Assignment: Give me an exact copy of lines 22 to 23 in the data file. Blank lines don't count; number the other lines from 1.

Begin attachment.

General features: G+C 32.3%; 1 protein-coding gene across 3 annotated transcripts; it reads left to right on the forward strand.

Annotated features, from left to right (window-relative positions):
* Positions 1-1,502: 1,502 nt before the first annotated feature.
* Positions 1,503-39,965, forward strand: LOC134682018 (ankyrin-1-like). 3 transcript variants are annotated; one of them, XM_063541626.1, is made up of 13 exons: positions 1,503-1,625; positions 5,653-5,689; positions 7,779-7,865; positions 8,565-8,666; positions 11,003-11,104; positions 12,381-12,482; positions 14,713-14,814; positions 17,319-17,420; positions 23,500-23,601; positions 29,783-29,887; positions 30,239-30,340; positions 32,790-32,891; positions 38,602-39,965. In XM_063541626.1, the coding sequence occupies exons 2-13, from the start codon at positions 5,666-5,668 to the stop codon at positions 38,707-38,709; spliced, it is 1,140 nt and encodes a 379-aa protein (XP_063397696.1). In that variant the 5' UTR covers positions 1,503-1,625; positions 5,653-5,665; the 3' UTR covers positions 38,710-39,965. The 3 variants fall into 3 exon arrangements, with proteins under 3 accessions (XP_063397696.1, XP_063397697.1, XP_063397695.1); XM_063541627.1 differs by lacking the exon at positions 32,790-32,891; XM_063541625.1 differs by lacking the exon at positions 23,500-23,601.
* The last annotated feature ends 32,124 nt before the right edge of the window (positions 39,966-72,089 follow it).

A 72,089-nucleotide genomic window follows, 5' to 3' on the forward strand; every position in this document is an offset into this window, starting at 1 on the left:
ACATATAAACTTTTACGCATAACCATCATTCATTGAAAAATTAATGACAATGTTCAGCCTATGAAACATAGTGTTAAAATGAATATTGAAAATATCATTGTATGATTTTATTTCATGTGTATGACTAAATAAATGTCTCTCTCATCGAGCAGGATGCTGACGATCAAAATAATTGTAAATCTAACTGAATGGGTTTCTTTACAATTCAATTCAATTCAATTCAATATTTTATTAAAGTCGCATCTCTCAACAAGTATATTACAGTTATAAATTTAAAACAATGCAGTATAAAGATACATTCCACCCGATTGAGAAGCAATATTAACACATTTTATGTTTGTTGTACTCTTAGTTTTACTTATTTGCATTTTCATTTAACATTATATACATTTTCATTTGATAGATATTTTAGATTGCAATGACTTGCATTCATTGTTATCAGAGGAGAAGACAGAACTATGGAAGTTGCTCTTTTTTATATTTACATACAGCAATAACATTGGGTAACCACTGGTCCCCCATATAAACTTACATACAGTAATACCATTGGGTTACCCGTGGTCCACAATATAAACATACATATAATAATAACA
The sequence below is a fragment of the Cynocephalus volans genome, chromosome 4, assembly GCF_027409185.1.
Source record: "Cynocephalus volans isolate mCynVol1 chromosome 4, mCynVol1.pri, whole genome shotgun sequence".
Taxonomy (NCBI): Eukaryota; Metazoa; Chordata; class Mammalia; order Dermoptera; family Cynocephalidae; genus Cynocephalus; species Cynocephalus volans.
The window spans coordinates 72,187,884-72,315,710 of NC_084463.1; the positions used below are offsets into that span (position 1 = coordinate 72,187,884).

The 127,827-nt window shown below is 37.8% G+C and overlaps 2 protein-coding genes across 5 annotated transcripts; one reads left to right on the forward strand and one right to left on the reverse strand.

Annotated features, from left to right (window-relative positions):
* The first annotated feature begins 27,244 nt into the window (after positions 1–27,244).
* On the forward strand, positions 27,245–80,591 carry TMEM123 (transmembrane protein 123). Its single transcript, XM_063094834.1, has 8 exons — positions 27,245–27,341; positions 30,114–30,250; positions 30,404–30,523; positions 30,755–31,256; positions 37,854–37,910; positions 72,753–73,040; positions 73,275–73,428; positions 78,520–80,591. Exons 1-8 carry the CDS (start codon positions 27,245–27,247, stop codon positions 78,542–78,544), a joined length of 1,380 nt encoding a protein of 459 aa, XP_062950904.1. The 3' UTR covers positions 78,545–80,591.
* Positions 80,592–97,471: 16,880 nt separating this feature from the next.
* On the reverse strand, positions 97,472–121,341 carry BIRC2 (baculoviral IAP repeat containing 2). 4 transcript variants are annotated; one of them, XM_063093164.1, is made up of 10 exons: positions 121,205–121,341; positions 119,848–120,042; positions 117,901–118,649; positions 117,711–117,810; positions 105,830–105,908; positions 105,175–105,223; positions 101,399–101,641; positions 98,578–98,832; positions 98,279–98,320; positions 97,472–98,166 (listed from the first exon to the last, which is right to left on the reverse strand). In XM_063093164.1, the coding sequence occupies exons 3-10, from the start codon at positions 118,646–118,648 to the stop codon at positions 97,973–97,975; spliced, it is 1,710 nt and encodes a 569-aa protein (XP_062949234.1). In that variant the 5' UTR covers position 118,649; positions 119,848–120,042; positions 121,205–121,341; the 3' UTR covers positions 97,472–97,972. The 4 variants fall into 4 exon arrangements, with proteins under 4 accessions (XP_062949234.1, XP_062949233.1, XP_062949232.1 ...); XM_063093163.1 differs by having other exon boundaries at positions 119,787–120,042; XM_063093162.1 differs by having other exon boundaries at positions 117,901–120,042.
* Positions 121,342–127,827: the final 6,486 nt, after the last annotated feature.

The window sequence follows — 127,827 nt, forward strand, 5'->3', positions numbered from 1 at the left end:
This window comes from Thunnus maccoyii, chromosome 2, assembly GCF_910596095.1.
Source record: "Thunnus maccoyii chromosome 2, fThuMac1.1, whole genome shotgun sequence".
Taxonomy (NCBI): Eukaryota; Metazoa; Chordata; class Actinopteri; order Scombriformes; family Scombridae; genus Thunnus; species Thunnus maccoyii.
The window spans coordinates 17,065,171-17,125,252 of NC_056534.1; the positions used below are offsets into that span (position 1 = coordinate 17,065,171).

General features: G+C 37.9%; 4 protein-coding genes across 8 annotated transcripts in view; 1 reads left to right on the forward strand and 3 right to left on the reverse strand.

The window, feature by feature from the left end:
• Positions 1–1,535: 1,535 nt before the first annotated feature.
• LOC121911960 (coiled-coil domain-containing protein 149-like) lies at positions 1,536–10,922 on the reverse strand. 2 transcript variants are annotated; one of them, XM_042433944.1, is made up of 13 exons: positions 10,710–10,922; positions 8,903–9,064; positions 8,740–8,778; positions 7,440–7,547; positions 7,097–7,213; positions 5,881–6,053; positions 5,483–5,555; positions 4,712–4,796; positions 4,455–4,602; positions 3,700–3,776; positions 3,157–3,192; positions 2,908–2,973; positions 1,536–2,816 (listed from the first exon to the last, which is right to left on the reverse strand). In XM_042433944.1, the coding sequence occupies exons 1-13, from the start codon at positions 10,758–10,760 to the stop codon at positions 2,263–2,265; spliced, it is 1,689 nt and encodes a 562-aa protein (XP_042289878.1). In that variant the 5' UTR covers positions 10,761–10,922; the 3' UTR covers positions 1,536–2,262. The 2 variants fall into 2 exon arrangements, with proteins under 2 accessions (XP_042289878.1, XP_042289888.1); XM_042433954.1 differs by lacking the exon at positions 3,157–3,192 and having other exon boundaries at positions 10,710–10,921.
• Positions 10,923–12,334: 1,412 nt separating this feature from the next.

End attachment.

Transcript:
Taxonomy (NCBI): Eukaryota; Metazoa; Chordata; class Actinopteri; order Scombriformes; family Scombridae; genus Thunnus; species Thunnus maccoyii.
The window spans coordinates 17,065,171-17,125,252 of NC_056534.1; the positions used below are offsets into that span (position 1 = coordinate 17,065,171).